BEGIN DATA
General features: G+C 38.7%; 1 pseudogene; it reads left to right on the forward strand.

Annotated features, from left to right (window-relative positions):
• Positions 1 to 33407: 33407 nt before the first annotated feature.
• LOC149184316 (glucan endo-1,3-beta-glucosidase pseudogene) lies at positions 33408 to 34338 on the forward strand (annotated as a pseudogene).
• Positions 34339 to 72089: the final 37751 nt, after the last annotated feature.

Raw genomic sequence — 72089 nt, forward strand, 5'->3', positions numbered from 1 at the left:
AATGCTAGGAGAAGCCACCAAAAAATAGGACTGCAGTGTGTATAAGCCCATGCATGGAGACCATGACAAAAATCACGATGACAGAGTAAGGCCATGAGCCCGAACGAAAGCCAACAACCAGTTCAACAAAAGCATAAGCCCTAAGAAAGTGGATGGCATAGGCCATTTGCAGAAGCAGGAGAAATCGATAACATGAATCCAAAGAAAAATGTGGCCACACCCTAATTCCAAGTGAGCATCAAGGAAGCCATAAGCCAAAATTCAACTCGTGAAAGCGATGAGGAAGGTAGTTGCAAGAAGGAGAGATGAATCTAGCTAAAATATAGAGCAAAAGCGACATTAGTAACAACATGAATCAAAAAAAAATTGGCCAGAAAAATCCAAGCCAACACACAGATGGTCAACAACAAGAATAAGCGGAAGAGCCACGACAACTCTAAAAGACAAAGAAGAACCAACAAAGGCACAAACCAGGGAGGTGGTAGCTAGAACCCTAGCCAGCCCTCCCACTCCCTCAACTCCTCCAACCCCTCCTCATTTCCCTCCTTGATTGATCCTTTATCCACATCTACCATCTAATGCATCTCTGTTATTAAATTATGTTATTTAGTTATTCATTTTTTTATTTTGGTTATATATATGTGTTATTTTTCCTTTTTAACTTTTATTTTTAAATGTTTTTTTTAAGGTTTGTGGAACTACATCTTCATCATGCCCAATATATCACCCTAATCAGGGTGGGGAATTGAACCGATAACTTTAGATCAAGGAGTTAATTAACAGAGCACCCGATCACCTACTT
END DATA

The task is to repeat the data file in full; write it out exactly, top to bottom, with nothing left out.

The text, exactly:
General features: G+C 38.7%; 1 pseudogene; it reads left to right on the forward strand.

Annotated features, from left to right (window-relative positions):
• Positions 1 to 33407: 33407 nt before the first annotated feature.
• LOC149184316 (glucan endo-1,3-beta-glucosidase pseudogene) lies at positions 33408 to 34338 on the forward strand (annotated as a pseudogene).
• Positions 34339 to 72089: the final 37751 nt, after the last annotated feature.

Raw genomic sequence — 72089 nt, forward strand, 5'->3', positions numbered from 1 at the left:
AATGCTAGGAGAAGCCACCAAAAAATAGGACTGCAGTGTGTATAAGCCCATGCATGGAGACCATGACAAAAATCACGATGACAGAGTAAGGCCATGAGCCCGAACGAAAGCCAACAACCAGTTCAACAAAAGCATAAGCCCTAAGAAAGTGGATGGCATAGGCCATTTGCAGAAGCAGGAGAAATCGATAACATGAATCCAAAGAAAAATGTGGCCACACCCTAATTCCAAGTGAGCATCAAGGAAGCCATAAGCCAAAATTCAACTCGTGAAAGCGATGAGGAAGGTAGTTGCAAGAAGGAGAGATGAATCTAGCTAAAATATAGAGCAAAAGCGACATTAGTAACAACATGAATCAAAAAAAAATTGGCCAGAAAAATCCAAGCCAACACACAGATGGTCAACAACAAGAATAAGCGGAAGAGCCACGACAACTCTAAAAGACAAAGAAGAACCAACAAAGGCACAAACCAGGGAGGTGGTAGCTAGAACCCTAGCCAGCCCTCCCACTCCCTCAACTCCTCCAACCCCTCCTCATTTCCCTCCTTGATTGATCCTTTATCCACATCTACCATCTAATGCATCTCTGTTATTAAATTATGTTATTTAGTTATTCATTTTTTTATTTTGGTTATATATATGTGTTATTTTTCCTTTTTAACTTTTATTTTTAAATGTTTTTTTTAAGGTTTGTGGAACTACATCTTCATCATGCCCAATATATCACCCTAATCAGGGTGGGGAATTGAACCGATAACTTTAGATCAAGGAGTTAATTAACAGAGCACCCGATCACCTACTT